SG50 anthologies – What Makes Singapore Singapore. ‘Living the Singapore Story’ is a collection of interviews from 58 ordinary Singaporeans. The objective of this book was to get the best possible story from each of them. Everyone is extraordinary in their own way and has contributed to Singapore. The Institute of Policy Studies’ Singapore Chronicles is an ambitious 50 book project on various key topics in Singapore. For instance, the first book is on the Singapore Constitution. Some of the other topics are like sports, arts, food etc. Each book is about a 100 pages long and delve fairly deeply into each topic. The next book on SG50 is ‘50+ things to love about Singapore’. This book embraces the quirks about Singapore and what makes us unique. It also debunking myths and misconceptions about Singapore. Some of them might be a little new even for Singaporeans. The last work is ‘Singathology’, which feature 50 new works of Cultural Medallion and Young Artist Award recipients. This will examine the narratives of the nation. It will feature diverse bodies of works in the 4 national languages, each with their own unique literary tradition. It was difficult to bring together so many diverse writers to collaborate on a massive project like this. There will be 2 volumes of works, the first titled ‘Life’ and the second titled ‘Art’. Issues which are thought provoking will be surfaced. For instance, what is the role of art in Singaporean society and what is its relevance? Another example is the role of political discourse/dissent in society. The people involved in the above projects all admitted that even they were all familiar to Singapore, there is still much to earn. In general, the objective of these anthologies is to make people admire Singapore and for Singaporeans to fall in love with the country all over again. The above body of works are of historical significance. Future generations will be able to learn and appreciate what was life like, what people’s aspirations were during SG50. Where does Singapore go from here?
A Clockwork Orange. The book is largely based on government control, censorship and violence. Is society a mechanical creation? The book has achieved a cult status and the protagonist, Alex, is your everyday man. Everything is written from Alex’s perspective. It claimed international acclaim when Stanley Kubrick produced the film in 1971. Essentially, the first half of the book is about the crime and the latter half about punishment. It is also about the battle between State vs Men. The author, Anthony Burgess, invented a new language which incorporated English with Russian, French etc. Some of the young men in the film turned psychopathic and hated the way youth were blamed for everything in society. The book is largely a battle between ‘Forced Good’ vs ‘Chosen Evil’. Which is better? Personally, Anthony sided with Alex. However, he hated the plot and initially did not want it to be produced into a film. Due to its scenes of violence, the book was banned in certain countries, including Singapore. However, can literature and movies be blamed for original sin? Did this novel led to be increased number of rape scenes and crimes? The soundtrack of the play by ABA production features music from the 1960s, and certainly pieces from Beethoven. For the Singapore version of the play, slight modifications to the play in relation to homosexuality and religion had to be made. However, the essence of the storyline remains intact. One of the reason why this book is universally popular is because of the fact that some people always feel the need to act out against authority. Subconsciously, the book will trigger the audience to think of their current government and its level of control on its people. Even though films might be banned, there is always a group of people who crave censored films and will take the extra effort to try and watch it. The crew admitted that their close bonding really helped when having to deliver such a physically demanding play.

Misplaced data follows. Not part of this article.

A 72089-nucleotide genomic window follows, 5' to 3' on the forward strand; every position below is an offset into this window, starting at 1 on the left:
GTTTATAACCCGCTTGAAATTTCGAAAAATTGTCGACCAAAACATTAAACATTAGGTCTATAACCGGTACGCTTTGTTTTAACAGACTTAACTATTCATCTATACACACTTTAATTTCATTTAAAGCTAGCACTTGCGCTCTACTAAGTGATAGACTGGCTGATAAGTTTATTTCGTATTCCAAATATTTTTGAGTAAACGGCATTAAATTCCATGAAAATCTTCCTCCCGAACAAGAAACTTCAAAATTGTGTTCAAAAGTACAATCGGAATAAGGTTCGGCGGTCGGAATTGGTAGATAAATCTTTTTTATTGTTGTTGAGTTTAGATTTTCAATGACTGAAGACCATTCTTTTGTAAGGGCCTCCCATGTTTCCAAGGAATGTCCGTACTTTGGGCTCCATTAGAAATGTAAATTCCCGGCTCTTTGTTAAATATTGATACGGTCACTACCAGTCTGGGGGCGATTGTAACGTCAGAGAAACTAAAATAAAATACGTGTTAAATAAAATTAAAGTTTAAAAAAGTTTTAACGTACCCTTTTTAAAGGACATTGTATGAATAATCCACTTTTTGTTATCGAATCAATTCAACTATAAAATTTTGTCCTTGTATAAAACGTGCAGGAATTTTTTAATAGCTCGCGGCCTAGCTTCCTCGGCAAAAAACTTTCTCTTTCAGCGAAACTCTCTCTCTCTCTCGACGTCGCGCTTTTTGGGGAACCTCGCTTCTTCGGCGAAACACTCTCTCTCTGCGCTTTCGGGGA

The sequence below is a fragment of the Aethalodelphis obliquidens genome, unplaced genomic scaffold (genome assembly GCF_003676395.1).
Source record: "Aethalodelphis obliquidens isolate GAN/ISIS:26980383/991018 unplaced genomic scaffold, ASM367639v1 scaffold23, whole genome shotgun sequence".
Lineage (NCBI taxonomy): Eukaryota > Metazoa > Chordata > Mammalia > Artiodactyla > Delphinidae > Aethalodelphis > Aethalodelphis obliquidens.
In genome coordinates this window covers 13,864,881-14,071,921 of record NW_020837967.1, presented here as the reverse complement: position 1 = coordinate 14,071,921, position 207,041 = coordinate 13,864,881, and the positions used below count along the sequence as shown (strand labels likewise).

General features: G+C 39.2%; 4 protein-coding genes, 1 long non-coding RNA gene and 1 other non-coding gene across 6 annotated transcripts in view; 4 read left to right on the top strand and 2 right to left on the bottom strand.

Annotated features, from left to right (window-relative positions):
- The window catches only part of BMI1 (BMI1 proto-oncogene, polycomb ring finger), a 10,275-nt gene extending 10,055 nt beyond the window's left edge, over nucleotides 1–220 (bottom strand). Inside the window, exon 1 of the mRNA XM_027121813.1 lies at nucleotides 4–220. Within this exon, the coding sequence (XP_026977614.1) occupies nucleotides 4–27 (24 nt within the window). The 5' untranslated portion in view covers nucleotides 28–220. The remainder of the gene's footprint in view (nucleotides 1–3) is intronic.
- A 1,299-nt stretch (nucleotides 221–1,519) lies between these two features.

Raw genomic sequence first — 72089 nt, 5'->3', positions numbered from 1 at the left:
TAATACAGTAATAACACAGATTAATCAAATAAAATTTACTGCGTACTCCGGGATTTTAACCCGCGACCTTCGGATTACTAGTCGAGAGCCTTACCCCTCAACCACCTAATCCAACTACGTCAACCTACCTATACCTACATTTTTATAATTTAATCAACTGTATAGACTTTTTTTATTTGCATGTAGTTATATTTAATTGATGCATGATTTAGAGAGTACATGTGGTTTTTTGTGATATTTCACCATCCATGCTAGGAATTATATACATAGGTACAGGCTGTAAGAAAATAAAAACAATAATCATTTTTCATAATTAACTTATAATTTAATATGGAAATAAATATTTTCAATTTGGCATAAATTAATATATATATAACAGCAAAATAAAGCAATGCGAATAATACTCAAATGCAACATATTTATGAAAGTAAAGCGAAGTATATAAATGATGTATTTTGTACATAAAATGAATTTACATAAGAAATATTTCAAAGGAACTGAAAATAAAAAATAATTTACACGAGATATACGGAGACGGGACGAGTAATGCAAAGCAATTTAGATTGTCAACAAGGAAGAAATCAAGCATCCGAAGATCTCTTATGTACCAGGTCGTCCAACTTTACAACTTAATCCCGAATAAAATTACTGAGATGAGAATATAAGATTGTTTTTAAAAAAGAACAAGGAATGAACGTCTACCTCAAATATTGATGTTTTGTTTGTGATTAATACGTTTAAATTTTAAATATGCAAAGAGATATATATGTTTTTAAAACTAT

The Adopted: Writing Creatively Within Restrictions. This was a collaborative project with 5 different Singaporean writers. Should writers not talk about their work and let the work speak for themselves? In generally, writers like pain and suffering as they see it as a form to make the soul grow. The 5 writers went on a trip to Siam Reap, Cambodia in order to embark on this project. They had set a certain structure on how to go about writing the stories. For instance, there was a fixed theme for each day. They were supposed to draw inspiration from their environment for the stories. Every story had to have this common character. The traits of the common character were that he was passive aggressive, indecisive, introverted in nature etc. Themes like the subconscious, ‘reality vs dreams’ emerged in the stories. Other themes include the meaning of fate, self-will, the idea of loss and how to deal with grieve, what it means to be human etc. It is important to be observant on your surroundings. When you travel with someone, you will find out more about their quirks and behaviors. The stories were arranged in an order that mimicked a western symphony in the sense that there were 4 movements. There are also elements of surrealism in the book. The stories were written in an ambivalent nature so that the reader can interpret the plot in different ways. In this way, it gets the reader thinking. Some of the stories are left unresolved because life is essentially open-ended and you have to make your own ending. Nothing on earth is truly resolved and similar to the Singapore Identity, it is an act of ‘becoming’. There is certainly truth and wisdom to be learnt from reading fiction.